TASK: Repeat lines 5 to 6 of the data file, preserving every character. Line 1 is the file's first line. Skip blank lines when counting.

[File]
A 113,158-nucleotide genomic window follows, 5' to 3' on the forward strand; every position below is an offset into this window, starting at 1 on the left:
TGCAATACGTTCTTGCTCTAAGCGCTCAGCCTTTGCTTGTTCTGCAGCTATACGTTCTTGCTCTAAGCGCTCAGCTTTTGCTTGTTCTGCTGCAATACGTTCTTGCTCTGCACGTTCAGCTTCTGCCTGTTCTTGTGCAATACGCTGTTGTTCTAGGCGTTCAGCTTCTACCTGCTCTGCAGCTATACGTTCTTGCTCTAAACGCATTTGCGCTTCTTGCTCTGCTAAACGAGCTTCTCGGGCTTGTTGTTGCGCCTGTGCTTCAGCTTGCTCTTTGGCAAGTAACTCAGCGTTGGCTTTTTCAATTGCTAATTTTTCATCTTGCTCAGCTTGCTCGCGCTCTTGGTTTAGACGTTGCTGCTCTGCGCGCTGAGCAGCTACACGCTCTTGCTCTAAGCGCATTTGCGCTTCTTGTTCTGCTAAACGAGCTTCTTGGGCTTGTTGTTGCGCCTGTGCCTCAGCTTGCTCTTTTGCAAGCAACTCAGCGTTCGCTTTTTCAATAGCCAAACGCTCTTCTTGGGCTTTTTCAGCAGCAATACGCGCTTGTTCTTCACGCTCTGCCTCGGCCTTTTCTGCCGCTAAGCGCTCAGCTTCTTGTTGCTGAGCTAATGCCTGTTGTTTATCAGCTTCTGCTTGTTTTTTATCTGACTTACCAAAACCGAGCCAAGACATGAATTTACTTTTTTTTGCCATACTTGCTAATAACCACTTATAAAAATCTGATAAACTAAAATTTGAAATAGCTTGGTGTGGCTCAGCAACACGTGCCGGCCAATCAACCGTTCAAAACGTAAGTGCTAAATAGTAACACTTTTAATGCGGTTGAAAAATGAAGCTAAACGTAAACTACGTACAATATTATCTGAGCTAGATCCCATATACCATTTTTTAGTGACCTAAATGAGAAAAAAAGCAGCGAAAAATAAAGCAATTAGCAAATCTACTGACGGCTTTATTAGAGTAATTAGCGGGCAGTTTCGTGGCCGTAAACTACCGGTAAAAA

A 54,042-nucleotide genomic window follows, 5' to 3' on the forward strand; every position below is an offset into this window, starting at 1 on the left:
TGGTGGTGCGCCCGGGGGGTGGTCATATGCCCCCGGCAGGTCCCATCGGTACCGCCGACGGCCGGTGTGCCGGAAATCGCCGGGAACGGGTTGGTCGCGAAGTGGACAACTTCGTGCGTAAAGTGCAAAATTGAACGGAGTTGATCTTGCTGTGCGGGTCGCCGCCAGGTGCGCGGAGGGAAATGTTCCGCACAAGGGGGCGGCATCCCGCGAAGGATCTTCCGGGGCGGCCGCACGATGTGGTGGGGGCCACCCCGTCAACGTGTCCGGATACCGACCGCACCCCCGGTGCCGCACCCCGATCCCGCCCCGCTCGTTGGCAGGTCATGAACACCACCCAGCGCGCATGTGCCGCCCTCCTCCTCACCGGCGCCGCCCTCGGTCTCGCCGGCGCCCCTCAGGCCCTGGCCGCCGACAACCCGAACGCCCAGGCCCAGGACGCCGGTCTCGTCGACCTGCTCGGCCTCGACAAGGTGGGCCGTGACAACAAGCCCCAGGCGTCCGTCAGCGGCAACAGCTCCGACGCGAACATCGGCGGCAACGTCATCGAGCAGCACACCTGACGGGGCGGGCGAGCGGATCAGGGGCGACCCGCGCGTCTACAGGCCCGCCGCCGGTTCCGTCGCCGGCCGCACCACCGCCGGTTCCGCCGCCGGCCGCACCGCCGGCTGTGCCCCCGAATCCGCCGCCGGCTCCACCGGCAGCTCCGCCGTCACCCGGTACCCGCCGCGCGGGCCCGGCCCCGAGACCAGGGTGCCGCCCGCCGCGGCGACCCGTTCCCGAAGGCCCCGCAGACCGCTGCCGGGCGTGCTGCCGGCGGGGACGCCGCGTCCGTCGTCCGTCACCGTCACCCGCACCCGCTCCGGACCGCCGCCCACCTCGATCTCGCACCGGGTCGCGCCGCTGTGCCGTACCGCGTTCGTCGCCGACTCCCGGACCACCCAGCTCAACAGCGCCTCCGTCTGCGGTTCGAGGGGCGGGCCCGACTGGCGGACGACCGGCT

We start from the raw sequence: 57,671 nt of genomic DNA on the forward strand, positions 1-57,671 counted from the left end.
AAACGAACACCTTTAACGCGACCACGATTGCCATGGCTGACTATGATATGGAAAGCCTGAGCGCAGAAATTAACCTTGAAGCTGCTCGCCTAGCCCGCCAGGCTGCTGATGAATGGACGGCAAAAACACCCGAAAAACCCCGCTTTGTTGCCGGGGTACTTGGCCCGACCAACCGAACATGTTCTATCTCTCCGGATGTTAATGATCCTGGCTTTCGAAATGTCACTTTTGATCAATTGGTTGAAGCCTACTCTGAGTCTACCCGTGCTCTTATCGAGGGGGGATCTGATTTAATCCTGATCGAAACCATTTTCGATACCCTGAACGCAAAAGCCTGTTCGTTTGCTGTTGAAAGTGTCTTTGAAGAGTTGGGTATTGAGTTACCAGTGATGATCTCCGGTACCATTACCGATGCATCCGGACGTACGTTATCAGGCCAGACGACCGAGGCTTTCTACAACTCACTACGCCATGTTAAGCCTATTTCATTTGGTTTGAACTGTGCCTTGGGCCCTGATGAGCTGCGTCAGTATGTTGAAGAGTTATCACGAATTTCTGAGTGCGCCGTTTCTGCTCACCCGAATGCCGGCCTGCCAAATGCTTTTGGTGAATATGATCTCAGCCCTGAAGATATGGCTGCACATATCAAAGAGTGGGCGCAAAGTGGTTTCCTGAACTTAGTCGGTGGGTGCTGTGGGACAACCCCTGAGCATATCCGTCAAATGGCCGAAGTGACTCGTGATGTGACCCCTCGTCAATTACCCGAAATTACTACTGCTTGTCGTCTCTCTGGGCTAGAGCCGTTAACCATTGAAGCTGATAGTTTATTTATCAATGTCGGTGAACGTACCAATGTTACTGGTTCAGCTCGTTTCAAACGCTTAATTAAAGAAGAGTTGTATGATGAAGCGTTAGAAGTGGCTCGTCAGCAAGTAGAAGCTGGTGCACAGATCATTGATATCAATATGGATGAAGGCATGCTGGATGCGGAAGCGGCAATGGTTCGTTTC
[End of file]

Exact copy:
We start from the raw sequence: 57,671 nt of genomic DNA on the forward strand, positions 1-57,671 counted from the left end.
AAACGAACACCTTTAACGCGACCACGATTGCCATGGCTGACTATGATATGGAAAGCCTGAGCGCAGAAATTAACCTTGAAGCTGCTCGCCTAGCCCGCCAGGCTGCTGATGAATGGACGGCAAAAACACCCGAAAAACCCCGCTTTGTTGCCGGGGTACTTGGCCCGACCAACCGAACATGTTCTATCTCTCCGGATGTTAATGATCCTGGCTTTCGAAATGTCACTTTTGATCAATTGGTTGAAGCCTACTCTGAGTCTACCCGTGCTCTTATCGAGGGGGGATCTGATTTAATCCTGATCGAAACCATTTTCGATACCCTGAACGCAAAAGCCTGTTCGTTTGCTGTTGAAAGTGTCTTTGAAGAGTTGGGTATTGAGTTACCAGTGATGATCTCCGGTACCATTACCGATGCATCCGGACGTACGTTATCAGGCCAGACGACCGAGGCTTTCTACAACTCACTACGCCATGTTAAGCCTATTTCATTTGGTTTGAACTGTGCCTTGGGCCCTGATGAGCTGCGTCAGTATGTTGAAGAGTTATCACGAATTTCTGAGTGCGCCGTTTCTGCTCACCCGAATGCCGGCCTGCCAAATGCTTTTGGTGAATATGATCTCAGCCCTGAAGATATGGCTGCACATATCAAAGAGTGGGCGCAAAGTGGTTTCCTGAACTTAGTCGGTGGGTGCTGTGGGACAACCCCTGAGCATATCCGTCAAATGGCCGAAGTGACTCGTGATGTGACCCCTCGTCAATTACCCGAAATTACTACTGCTTGTCGTCTCTCTGGGCTAGAGCCGTTAACCATTGAAGCTGATAGTTTATTTATCAATGTCGGTGAACGTACCAATGTTACTGGTTCAGCTCGTTTCAAACGCTTAATTAAAGAAGAGTTGTATGATGAAGCGTTAGAAGTGGCTCGTCAGCAAGTAGAAGCTGGTGCACAGATCATTGATATCAATATGGATGAAGGCATGCTGGATGCGGAAGCGGCAATGGTTCGTTTC